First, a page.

interrupt problem

Hello I’m having some trouble with an interrupt. Here’s what i want to do. There is a push button on one of the interrupt pins, the other side of which goes to ground. When the button is pressed, I want it to go into a menu routine, whereby the menu number is increased each time the button is pressed, and if the button is unpressed for 5 seconds, the menu option remains at that number. So I have a while loop, which will time out after 5 seconds. I’m assuming that if the button is pressed during that while loop, the interrupt will be called again, it goes back to the top of loop() and since menuFlag is set, the if menu condition starts again, and the counter increments again, until finally 5 seconds passes and the counter stays where it is.

However, it doesn’t quite do this. Although the interrupt is called, it doesnt’ seem to break out of the while loop. Obviously I’m doing it wrong but how best to achieve what I want?

volatile int functionOption = 0;
volatile unsigned long last_millis;
volatile bool menuFlag = false;
void setup()
{
  Serial.begin(57600);
  pinMode(2, INPUT_PULLUP);
  attachInterrupt(0, my_interrupt_handler, FALLING);
}

void loop()
{
  if (menuFlag)
  {
    functionOption++;
    if (functionOption > 7) functionOption = 0;
    Serial.print("next option is ");
    Serial.println(functionOption);
    last_millis = millis();
    while ((millis() - last_millis) < 5000) {
    }

    Serial.print("Function is set to ");
    Serial.println(functionOption);
    menuFlag=false;
    }
}

void my_interrupt_handler()
{
  static unsigned long last_interrupt_time = 0;
  unsigned long interrupt_time = millis();
  // If interrupts come faster than 200ms, assume it's a bounce and ignore
  if (interrupt_time - last_interrupt_time > 200)
  {Serial.println("interrupt");
    menuFlag = true;

  }
  last_interrupt_time = interrupt_time;
 return;
}

it doesnt' seem to break out of the while loop.

Why do you assume that it will break out of the while loop ?
The ISR will be called, the code in the ISR will be executed then program execution will return to where it was before the ISR was called.

By the way, you cannot print inside an ISR because interrupts are disabled and Serial uses interrupts

Think very carefully about whether you need to use an interrupt in the first place

Got it. So this seems to work, and ignoring for now the reasonable question of whether I actually need an interrupt, is there any reason for not doing it like this?

volatile int functionOption = 0;
volatile unsigned long last_millis;
volatile bool menuFlag = false;
volatile bool secondPress = false;
void setup()
{
  Serial.begin(57600);
  pinMode(2, INPUT_PULLUP);
  attachInterrupt(0, my_interrupt_handler, FALLING);
}

void loop()
{
  if (menuFlag)
  {
    functionOption++;
    if (functionOption > 7) functionOption = 0;
    Serial.print("next option is ");
    Serial.println(functionOption);
    last_millis = millis();
    while (((millis() - last_millis) < 5000) && (!secondPress)) {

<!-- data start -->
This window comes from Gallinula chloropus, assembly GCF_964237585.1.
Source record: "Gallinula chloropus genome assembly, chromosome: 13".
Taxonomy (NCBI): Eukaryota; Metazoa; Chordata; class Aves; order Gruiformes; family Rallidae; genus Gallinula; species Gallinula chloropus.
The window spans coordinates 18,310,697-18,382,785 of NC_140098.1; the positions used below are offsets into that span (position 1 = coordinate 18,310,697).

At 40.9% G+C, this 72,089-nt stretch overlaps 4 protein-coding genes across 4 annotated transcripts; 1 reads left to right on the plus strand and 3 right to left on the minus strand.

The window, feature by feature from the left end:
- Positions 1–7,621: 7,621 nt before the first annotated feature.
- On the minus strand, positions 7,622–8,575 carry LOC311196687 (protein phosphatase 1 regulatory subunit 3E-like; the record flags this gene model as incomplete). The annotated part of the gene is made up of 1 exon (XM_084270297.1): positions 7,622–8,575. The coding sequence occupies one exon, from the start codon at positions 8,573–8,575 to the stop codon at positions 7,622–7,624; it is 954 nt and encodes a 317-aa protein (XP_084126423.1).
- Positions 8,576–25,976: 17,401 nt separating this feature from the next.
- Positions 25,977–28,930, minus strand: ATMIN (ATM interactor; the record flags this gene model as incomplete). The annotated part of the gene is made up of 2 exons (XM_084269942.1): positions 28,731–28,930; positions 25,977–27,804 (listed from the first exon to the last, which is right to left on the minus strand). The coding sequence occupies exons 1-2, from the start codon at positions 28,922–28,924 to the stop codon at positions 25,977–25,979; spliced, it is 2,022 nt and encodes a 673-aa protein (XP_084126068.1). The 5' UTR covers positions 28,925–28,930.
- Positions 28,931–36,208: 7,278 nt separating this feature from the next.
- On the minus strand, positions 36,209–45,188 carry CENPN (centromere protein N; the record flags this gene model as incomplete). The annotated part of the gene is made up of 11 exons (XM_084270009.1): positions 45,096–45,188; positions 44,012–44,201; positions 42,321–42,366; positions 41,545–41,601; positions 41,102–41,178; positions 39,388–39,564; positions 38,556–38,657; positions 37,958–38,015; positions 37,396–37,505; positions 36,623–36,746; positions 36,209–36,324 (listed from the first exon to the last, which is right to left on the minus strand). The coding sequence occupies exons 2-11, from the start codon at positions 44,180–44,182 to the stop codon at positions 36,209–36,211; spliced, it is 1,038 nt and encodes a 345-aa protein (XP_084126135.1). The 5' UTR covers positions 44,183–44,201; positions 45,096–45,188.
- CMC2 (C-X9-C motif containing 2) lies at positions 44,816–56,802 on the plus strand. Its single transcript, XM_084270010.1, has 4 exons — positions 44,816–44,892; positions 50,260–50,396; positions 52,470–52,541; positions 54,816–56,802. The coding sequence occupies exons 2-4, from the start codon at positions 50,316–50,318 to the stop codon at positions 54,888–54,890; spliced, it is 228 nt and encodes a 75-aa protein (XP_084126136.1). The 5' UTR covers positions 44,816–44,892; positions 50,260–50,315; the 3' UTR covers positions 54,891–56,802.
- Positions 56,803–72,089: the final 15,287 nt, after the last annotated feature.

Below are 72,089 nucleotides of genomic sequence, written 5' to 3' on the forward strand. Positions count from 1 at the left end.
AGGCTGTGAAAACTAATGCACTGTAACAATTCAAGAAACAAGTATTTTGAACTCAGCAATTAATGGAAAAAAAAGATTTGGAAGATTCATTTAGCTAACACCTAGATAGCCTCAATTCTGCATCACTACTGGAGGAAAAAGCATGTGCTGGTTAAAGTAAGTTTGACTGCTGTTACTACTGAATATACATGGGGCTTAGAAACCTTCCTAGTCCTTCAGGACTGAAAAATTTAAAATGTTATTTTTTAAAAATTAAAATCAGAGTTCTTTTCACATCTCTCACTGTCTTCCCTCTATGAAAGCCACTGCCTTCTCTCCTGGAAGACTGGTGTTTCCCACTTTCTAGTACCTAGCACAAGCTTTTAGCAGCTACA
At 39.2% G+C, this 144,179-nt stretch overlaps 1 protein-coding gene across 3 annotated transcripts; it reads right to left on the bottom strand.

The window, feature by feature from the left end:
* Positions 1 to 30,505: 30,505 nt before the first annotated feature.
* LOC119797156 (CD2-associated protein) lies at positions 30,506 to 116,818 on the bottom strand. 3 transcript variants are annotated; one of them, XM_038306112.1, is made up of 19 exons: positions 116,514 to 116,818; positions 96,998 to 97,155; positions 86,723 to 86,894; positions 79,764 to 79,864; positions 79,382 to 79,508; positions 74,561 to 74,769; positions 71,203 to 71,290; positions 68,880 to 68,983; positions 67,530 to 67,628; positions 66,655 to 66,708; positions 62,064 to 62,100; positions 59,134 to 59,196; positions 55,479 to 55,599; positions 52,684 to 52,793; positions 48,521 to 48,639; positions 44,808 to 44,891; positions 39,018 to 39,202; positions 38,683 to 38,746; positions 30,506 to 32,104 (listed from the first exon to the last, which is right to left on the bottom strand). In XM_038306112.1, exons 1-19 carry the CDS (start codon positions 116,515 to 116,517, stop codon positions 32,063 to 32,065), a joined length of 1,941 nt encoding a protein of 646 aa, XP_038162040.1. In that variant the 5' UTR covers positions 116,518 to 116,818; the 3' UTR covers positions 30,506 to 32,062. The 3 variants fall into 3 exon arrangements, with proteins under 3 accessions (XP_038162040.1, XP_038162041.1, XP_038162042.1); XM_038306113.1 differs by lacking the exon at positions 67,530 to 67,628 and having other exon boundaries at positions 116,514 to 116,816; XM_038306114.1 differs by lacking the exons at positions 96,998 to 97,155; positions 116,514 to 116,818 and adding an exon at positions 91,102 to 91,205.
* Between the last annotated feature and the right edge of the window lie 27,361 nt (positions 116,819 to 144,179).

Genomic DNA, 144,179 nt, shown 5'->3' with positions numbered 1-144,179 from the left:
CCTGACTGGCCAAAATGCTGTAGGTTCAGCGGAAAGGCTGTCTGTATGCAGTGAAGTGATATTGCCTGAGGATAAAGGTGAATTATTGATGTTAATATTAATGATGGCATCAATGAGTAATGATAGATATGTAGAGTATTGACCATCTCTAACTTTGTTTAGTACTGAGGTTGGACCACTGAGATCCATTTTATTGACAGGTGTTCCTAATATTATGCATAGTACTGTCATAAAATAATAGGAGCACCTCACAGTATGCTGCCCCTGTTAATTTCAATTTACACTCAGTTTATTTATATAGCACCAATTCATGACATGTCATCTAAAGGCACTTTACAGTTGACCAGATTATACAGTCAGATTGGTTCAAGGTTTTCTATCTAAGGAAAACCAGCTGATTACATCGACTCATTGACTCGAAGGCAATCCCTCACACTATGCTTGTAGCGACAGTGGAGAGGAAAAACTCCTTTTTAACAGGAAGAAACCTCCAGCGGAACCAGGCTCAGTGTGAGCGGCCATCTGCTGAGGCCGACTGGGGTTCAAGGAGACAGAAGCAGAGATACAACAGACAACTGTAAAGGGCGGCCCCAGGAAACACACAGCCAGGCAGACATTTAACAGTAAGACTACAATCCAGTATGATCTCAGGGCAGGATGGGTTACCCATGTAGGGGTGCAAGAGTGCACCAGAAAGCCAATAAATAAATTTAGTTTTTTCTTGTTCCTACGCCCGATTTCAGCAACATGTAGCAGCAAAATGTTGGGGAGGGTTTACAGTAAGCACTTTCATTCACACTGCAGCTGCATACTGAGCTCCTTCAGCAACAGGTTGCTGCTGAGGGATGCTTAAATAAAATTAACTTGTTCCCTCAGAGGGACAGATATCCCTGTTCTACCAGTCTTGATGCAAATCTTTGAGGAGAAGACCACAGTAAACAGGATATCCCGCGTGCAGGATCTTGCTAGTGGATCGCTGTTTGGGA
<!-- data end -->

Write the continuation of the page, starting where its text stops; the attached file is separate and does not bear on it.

}
    Serial.print("Function is set to ");
    Serial.println(functionOption);
    menuFlag = false;
    secondPress = false;
  }
}

void my_interrupt_handler()
{
  static unsigned long last_interrupt_time = 0;
  unsigned long interrupt_time = millis();
  // If interrupts come faster than 200ms, assume it's a bounce and ignore
  if (interrupt_time - last_interrupt_time > 200)
  { // Serial.println("interrupt");
    if (menuFlag) secondPress = true;


  }
  last_interrupt_time = interrupt_time;
  menuFlag = true;

}

1. If you don't press the button for a period of 5-sec, is the session is going to be over/end and the counter will show 0?

2. If you press the button after 2-sec, the counter will be incremented by 1; after that you don't press the button, is the session going to be over/end after 5-sec period being counted from the instant of return to the interrupted program?

IIRC, bool may not be an atomic data type on all architectures. Non-atomic types require that interrupts be disabled in the main code when accessed, even if they are declared volatile. 200ms is 10x too long a debounce for most switches.

GolamMostafa:
1. If you don’t press the button for a period of 5-sec, is the session is going to be over/end and the counter will show 0?

No, the idea is that if you don’t press the button for 5 seconds, the counter remains where it has got to, and this is then written to EEPROM so that when you switch it on again, it remembers the option that was chosen. The presumption is that if the user presses the button it’s because they want to change the setting, although if they want to keep it as it is, then can cycle through by repeated button presses until they get back to the starting point

GolamMostafa:
2. If you press the button after 2-sec, the counter will be incremented by 1; after that you don’t press the button, is the session going to be over/end after 5-sec period being counted from the instant of return to the interrupted program?

Yes. But this makes me think that an interrupt is the wrong way to go because returning to the interrupted program can have unpredictable results. I think it would be better simply to test the button state on each cycle through loop. Then, once the setting is changed, it would be better to restart the program by using a watchdog timeout maybe.

Your point about volatile bool variables is also taken.